Should Internet companies be ruled by law or ethics?
“The law sets the floor,” Brad Smith, the CEO of Intuit (INTU), said during a panel on the Ethics of the Internet Society at Fortune’s Brainstorm Tech conference. “But you still have to have judgment.” Smith said that leading ethically is essential, but also especially challenging in technology where judgment calls a CEO faces often are far ahead of societal norms. “You have to be able to clear about what you are going to stand for,” he said. But a good leader must also be willing to evolve as social norms change.
Fellow panelist Vijaya Gadde, Twitter’s (TWTR) general counsel, largely agreed, saying that, for example, the social network bans certain forms of bullying and abuse, even though they are legally permissible. “We do not allow abuse and harassment on the platform,” she said. “We have a dedicated team of people reviewing all those complaints.” The guidelines for what is and isn’t allowed on Twitter are publicly available, she added.
For his part, the third panelist, Gen. (Ret) Stanley McChrystal, was emphatic: “You don’t want to do everything you can do legally.” The interesting conversations, he said, begin when decisions involve things that are legal but not necessarily ethical.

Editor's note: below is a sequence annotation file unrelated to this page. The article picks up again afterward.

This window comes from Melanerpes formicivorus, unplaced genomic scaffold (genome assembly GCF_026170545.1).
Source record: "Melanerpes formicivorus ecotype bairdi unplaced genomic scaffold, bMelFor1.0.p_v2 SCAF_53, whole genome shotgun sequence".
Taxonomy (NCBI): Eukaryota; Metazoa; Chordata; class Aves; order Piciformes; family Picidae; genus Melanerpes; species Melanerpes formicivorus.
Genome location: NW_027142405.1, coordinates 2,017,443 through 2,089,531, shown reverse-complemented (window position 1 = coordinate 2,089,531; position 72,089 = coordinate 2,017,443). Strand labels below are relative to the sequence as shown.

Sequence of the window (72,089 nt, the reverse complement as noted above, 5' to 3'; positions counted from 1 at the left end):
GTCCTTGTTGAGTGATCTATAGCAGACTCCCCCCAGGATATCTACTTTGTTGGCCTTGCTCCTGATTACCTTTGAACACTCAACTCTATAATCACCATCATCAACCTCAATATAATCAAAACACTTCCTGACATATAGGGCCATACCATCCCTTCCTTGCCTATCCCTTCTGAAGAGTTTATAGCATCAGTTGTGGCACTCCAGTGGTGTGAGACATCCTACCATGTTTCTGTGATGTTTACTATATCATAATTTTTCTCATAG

The wide-ranging discussion on ethics touched on a variety of issues. Each panelist was asked about the most important ethical discussion they face in their professional lives.
Gadde said it was the constant push and pull between the company’s free speech principles – it’s belief that it most defend and protect user’s voice – and the demands from repressive governments for censorship. She noted a well-known incident when Twitter refused to take down content it believed to be legal in Turkey, despite demands from the government that it did so. The result was that the government shut down access to Twitter in the country. “We as a company decided (rejecting the takedown order) was a part of or values,” she said.
At Intuit, the most fraught decisions revolve around the use of customer data, Smith said. The company has vowed, in its user agreements, not to use data in ways that are not for the benefit of consumers, he added.
McChrystal, who now runs a consulting firm that advises business leaders, said one of his ethical guideposts is candor. He then added: “It’s a fine line between brutally candid and honest and try to be a leader that can motivate.”